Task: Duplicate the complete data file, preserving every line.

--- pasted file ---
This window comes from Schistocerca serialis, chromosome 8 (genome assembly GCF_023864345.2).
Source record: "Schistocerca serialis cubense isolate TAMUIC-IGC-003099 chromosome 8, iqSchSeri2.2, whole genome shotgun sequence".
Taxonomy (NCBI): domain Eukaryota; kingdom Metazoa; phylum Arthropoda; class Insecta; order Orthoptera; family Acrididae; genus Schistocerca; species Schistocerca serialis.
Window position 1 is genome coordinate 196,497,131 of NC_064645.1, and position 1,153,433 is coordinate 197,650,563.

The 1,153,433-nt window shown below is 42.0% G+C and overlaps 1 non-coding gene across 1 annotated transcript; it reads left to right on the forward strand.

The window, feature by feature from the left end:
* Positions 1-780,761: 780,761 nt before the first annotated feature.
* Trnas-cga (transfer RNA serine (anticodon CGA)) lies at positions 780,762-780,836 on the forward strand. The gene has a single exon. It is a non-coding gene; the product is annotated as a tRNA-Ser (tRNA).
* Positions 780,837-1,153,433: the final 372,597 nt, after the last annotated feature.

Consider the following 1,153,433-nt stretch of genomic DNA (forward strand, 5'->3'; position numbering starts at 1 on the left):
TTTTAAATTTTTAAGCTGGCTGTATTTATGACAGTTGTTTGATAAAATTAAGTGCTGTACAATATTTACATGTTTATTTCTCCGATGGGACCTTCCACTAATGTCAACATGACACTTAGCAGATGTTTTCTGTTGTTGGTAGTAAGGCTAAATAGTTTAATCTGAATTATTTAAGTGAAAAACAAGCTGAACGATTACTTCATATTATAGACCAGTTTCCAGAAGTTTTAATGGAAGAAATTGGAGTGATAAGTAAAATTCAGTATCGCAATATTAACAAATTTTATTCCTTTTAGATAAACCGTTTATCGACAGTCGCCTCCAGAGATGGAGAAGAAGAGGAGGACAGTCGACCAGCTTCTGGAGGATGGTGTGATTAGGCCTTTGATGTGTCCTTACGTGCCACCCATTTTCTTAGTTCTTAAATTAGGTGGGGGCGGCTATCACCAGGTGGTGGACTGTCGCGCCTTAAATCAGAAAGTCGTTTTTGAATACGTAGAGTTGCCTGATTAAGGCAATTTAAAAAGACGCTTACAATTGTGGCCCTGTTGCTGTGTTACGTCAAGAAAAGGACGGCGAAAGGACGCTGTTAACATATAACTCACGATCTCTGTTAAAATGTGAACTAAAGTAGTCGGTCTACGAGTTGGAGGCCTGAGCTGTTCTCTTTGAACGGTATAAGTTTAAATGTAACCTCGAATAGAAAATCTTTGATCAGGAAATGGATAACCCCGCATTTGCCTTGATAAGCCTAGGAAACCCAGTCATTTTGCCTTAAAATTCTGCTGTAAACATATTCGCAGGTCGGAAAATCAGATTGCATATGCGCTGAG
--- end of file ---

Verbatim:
This window comes from Schistocerca serialis, chromosome 8 (genome assembly GCF_023864345.2).
Source record: "Schistocerca serialis cubense isolate TAMUIC-IGC-003099 chromosome 8, iqSchSeri2.2, whole genome shotgun sequence".
Taxonomy (NCBI): domain Eukaryota; kingdom Metazoa; phylum Arthropoda; class Insecta; order Orthoptera; family Acrididae; genus Schistocerca; species Schistocerca serialis.
Window position 1 is genome coordinate 196,497,131 of NC_064645.1, and position 1,153,433 is coordinate 197,650,563.

The 1,153,433-nt window shown below is 42.0% G+C and overlaps 1 non-coding gene across 1 annotated transcript; it reads left to right on the forward strand.

The window, feature by feature from the left end:
* Positions 1-780,761: 780,761 nt before the first annotated feature.
* Trnas-cga (transfer RNA serine (anticodon CGA)) lies at positions 780,762-780,836 on the forward strand. The gene has a single exon. It is a non-coding gene; the product is annotated as a tRNA-Ser (tRNA).
* Positions 780,837-1,153,433: the final 372,597 nt, after the last annotated feature.

Consider the following 1,153,433-nt stretch of genomic DNA (forward strand, 5'->3'; position numbering starts at 1 on the left):
TTTTAAATTTTTAAGCTGGCTGTATTTATGACAGTTGTTTGATAAAATTAAGTGCTGTACAATATTTACATGTTTATTTCTCCGATGGGACCTTCCACTAATGTCAACATGACACTTAGCAGATGTTTTCTGTTGTTGGTAGTAAGGCTAAATAGTTTAATCTGAATTATTTAAGTGAAAAACAAGCTGAACGATTACTTCATATTATAGACCAGTTTCCAGAAGTTTTAATGGAAGAAATTGGAGTGATAAGTAAAATTCAGTATCGCAATATTAACAAATTTTATTCCTTTTAGATAAACCGTTTATCGACAGTCGCCTCCAGAGATGGAGAAGAAGAGGAGGACAGTCGACCAGCTTCTGGAGGATGGTGTGATTAGGCCTTTGATGTGTCCTTACGTGCCACCCATTTTCTTAGTTCTTAAATTAGGTGGGGGCGGCTATCACCAGGTGGTGGACTGTCGCGCCTTAAATCAGAAAGTCGTTTTTGAATACGTAGAGTTGCCTGATTAAGGCAATTTAAAAAGACGCTTACAATTGTGGCCCTGTTGCTGTGTTACGTCAAGAAAAGGACGGCGAAAGGACGCTGTTAACATATAACTCACGATCTCTGTTAAAATGTGAACTAAAGTAGTCGGTCTACGAGTTGGAGGCCTGAGCTGTTCTCTTTGAACGGTATAAGTTTAAATGTAACCTCGAATAGAAAATCTTTGATCAGGAAATGGATAACCCCGCATTTGCCTTGATAAGCCTAGGAAACCCAGTCATTTTGCCTTAAAATTCTGCTGTAAACATATTCGCAGGTCGGAAAATCAGATTGCATATGCGCTGAG